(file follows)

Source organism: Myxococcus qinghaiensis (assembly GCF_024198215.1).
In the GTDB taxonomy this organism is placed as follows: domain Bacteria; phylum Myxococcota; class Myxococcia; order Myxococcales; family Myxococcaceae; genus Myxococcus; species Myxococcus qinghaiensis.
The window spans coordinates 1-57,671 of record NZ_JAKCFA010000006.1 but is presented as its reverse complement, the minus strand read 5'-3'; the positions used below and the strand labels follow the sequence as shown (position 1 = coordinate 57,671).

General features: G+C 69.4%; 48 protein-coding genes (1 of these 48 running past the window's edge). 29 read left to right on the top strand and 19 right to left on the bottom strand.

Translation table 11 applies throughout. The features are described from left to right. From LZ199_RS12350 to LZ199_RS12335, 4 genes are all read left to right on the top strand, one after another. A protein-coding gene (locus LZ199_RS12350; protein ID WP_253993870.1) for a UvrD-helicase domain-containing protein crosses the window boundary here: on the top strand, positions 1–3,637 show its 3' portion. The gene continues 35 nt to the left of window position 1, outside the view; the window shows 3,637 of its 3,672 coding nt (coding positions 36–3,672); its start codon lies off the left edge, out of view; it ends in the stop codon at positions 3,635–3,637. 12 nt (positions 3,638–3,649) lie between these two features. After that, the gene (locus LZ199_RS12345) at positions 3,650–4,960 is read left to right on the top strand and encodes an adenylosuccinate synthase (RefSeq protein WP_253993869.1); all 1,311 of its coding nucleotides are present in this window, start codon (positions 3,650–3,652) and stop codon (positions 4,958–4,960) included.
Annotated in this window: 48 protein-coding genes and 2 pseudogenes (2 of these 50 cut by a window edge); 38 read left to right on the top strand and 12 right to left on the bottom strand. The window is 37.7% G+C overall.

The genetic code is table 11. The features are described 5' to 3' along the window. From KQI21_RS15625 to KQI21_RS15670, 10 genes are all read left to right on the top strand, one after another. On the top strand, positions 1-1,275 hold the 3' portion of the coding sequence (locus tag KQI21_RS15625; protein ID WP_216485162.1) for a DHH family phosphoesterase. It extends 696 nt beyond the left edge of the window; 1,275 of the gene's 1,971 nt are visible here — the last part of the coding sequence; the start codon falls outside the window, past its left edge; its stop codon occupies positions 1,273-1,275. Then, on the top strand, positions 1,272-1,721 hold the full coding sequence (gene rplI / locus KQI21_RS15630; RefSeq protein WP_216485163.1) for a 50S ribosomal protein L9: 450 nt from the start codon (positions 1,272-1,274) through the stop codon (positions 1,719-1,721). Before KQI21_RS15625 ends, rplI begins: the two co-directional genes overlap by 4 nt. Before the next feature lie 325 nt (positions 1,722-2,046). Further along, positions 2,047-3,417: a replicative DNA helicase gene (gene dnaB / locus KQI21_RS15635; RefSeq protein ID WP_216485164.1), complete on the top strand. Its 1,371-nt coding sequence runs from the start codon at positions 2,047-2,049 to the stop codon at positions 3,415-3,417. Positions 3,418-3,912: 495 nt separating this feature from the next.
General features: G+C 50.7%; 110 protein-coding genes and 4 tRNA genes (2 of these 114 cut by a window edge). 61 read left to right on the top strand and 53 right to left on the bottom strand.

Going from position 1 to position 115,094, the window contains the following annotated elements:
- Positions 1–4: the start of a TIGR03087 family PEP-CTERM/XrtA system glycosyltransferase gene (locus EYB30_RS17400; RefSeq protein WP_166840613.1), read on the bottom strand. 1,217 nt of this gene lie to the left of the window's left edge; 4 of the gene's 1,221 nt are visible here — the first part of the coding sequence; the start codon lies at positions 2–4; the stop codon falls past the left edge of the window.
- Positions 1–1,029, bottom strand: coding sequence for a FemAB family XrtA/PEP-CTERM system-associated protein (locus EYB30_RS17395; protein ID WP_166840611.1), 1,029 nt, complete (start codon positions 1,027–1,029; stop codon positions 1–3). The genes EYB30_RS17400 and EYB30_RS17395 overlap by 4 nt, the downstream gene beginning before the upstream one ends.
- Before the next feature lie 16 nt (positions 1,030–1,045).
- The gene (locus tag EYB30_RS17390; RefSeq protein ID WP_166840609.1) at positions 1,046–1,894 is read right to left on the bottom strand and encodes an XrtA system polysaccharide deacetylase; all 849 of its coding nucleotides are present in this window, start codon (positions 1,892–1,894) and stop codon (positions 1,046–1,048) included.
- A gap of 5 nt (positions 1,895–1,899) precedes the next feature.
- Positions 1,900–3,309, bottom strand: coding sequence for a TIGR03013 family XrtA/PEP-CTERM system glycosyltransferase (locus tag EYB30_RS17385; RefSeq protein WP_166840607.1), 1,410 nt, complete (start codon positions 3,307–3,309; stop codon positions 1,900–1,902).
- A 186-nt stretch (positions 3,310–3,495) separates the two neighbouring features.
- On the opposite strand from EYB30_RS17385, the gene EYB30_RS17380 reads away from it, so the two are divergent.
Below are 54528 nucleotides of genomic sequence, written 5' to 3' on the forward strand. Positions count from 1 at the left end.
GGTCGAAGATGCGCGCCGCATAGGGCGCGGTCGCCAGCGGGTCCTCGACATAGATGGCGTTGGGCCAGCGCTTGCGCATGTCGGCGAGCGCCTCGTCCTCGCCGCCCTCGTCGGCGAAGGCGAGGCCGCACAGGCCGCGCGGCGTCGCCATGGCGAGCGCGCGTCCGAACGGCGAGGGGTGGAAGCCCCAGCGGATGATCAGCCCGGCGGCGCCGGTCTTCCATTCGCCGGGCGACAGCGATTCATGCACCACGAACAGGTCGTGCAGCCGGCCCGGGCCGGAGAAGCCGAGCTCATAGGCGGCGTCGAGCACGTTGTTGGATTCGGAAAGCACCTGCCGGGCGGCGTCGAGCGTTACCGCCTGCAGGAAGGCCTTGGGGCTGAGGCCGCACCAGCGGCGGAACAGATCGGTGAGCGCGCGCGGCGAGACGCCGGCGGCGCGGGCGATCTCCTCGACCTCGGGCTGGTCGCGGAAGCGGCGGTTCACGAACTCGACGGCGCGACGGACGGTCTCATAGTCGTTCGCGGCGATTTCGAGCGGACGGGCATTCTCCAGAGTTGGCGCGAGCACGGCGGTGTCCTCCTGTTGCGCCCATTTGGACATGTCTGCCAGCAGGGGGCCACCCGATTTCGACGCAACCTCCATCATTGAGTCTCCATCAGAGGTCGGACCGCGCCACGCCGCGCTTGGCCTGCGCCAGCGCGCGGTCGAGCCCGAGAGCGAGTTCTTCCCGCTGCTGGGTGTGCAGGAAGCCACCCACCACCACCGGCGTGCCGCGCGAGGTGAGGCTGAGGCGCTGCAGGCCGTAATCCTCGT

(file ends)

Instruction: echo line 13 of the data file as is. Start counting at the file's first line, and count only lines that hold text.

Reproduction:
- The gene (locus tag EYB30_RS17390; RefSeq protein ID WP_166840609.1) at positions 1,046–1,894 is read right to left on the bottom strand and encodes an XrtA system polysaccharide deacetylase; all 849 of its coding nucleotides are present in this window, start codon (positions 1,892–1,894) and stop codon (positions 1,046–1,048) included.